Broken Circle Breakdown

Sunday 19th January 5:00 PM


If we tell you this film is about Didier, the banjo player in a blue-grass band falling in love with Elise, a tattoo artist, and that they have a child who gets cancer, you will probably be thinking that it sounds a recipe for disaster..."And yet, from all this, the director Felix Van Groeningen has created something not just plausible and affecting but sharp and alert in its distress" - so says Anthony Lane in The New Yorker, and his words are echoed by most of the critics.

How has he done this? By starting at the end of the story and flashing back and forth, he removes any possibility of a schmaltzy ending, "dismantling the chronology of this painful love story to illuminate the past by ramming it up against the present, and vice versa" - Tim Robey, Telegraph. The present day pain and anguish is constantly relieved by their past life. And their past is very beautiful. A case of love at first sight brought very much to life by what the critics also agree on - some great acting by the two central players, Johan Heldenbergh and Veerie Baetens. Neither of these are famous outside Belgium but both put themselves into these roles with a vengeance. Baetens especially gets credit - Tim Robey goes on to say "She ought to be a huge star, and this is exactly where to see her born".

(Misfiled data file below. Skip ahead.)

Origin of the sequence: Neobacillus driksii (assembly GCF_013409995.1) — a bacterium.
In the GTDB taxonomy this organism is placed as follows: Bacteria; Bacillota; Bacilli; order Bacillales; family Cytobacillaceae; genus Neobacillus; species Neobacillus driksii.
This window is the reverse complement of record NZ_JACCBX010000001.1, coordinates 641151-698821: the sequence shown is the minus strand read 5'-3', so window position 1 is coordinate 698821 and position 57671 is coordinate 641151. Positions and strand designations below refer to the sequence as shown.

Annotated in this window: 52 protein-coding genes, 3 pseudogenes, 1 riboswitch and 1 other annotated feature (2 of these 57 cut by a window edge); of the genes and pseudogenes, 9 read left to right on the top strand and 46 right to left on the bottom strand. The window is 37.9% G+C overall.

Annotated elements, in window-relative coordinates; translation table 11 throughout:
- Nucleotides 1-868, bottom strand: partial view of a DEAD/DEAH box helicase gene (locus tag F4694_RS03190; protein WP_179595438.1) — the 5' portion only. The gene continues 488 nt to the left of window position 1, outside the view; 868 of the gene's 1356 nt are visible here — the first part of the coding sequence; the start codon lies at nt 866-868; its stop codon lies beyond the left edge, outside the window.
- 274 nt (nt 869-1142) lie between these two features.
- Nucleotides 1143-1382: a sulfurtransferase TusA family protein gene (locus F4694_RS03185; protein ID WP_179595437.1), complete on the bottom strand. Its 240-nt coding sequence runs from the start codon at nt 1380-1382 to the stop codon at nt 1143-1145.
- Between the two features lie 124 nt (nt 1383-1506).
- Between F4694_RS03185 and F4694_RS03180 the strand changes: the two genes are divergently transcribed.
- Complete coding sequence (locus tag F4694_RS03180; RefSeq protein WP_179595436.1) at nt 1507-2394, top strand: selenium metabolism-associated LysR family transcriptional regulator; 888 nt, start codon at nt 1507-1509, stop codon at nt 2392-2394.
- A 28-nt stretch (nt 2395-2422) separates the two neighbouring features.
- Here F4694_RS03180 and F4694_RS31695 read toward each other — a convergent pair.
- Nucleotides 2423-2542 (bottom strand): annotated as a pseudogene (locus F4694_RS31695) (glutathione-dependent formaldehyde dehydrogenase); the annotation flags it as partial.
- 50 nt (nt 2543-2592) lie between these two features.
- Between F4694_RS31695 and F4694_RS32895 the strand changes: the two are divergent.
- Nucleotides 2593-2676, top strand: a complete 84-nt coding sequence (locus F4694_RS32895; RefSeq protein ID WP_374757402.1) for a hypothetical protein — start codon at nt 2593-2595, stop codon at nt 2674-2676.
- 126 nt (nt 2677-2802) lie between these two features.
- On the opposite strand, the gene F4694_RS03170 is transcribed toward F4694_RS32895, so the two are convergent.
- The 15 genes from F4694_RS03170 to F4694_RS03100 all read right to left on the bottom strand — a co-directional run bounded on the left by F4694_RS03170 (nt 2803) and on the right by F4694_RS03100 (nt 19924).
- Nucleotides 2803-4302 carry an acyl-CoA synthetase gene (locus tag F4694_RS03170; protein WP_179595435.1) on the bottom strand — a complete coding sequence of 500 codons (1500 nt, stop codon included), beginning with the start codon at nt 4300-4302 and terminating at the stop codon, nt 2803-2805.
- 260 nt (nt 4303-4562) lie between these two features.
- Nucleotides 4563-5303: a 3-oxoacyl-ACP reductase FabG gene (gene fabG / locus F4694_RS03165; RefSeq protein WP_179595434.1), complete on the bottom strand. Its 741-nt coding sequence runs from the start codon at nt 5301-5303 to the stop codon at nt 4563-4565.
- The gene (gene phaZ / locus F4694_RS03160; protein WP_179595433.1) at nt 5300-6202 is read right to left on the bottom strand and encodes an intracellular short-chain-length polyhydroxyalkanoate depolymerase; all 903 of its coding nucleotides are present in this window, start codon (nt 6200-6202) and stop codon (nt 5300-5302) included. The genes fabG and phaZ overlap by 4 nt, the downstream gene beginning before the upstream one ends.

Van Groeningen also manages to bring some politics into the mix - Didier is a full blown atheist who blames their problems on the state, while Elise falls back on her religion for comfort. Oh, and we must mention the music. Back to Anthony Lane for my favourite quote - "For any viewer who, for one reason or another, has been shamefully ignorant of Belgian bluegrass, here is your opportunity to make amends". How can you resist that as a challenge?


“This Belgian drama is the real deal, an alternately wrenching and ecstatic viewing experience”

Sara Stewart New York Post




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